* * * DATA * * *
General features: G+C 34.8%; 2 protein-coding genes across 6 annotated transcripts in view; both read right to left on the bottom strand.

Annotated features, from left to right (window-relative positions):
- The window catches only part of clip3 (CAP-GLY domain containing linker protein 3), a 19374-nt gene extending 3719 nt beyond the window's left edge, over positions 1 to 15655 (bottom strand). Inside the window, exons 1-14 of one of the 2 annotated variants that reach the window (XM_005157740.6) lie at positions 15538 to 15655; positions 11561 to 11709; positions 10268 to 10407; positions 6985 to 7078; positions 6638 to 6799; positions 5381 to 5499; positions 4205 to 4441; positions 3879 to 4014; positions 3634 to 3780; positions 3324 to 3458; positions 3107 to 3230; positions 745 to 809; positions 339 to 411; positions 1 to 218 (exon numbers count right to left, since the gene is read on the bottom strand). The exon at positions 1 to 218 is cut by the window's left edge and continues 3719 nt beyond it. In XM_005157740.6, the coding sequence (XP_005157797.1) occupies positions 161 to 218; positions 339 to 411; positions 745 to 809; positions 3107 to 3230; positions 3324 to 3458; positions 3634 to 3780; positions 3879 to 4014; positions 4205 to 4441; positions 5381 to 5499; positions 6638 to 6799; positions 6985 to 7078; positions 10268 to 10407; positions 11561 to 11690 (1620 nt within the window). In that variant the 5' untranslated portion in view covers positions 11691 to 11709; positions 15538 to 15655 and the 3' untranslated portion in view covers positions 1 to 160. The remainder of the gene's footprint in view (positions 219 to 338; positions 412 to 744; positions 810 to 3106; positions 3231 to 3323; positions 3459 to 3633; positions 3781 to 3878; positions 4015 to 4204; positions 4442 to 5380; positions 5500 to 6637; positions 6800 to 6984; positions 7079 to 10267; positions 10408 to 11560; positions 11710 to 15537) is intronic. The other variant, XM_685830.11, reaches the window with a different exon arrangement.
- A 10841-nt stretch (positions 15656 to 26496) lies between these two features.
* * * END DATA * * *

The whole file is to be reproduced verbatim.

General features: G+C 34.8%; 2 protein-coding genes across 6 annotated transcripts in view; both read right to left on the bottom strand.

Annotated features, from left to right (window-relative positions):
- The window catches only part of clip3 (CAP-GLY domain containing linker protein 3), a 19374-nt gene extending 3719 nt beyond the window's left edge, over positions 1 to 15655 (bottom strand). Inside the window, exons 1-14 of one of the 2 annotated variants that reach the window (XM_005157740.6) lie at positions 15538 to 15655; positions 11561 to 11709; positions 10268 to 10407; positions 6985 to 7078; positions 6638 to 6799; positions 5381 to 5499; positions 4205 to 4441; positions 3879 to 4014; positions 3634 to 3780; positions 3324 to 3458; positions 3107 to 3230; positions 745 to 809; positions 339 to 411; positions 1 to 218 (exon numbers count right to left, since the gene is read on the bottom strand). The exon at positions 1 to 218 is cut by the window's left edge and continues 3719 nt beyond it. In XM_005157740.6, the coding sequence (XP_005157797.1) occupies positions 161 to 218; positions 339 to 411; positions 745 to 809; positions 3107 to 3230; positions 3324 to 3458; positions 3634 to 3780; positions 3879 to 4014; positions 4205 to 4441; positions 5381 to 5499; positions 6638 to 6799; positions 6985 to 7078; positions 10268 to 10407; positions 11561 to 11690 (1620 nt within the window). In that variant the 5' untranslated portion in view covers positions 11691 to 11709; positions 15538 to 15655 and the 3' untranslated portion in view covers positions 1 to 160. The remainder of the gene's footprint in view (positions 219 to 338; positions 412 to 744; positions 810 to 3106; positions 3231 to 3323; positions 3459 to 3633; positions 3781 to 3878; positions 4015 to 4204; positions 4442 to 5380; positions 5500 to 6637; positions 6800 to 6984; positions 7079 to 10267; positions 10408 to 11560; positions 11710 to 15537) is intronic. The other variant, XM_685830.11, reaches the window with a different exon arrangement.
- A 10841-nt stretch (positions 15656 to 26496) lies between these two features.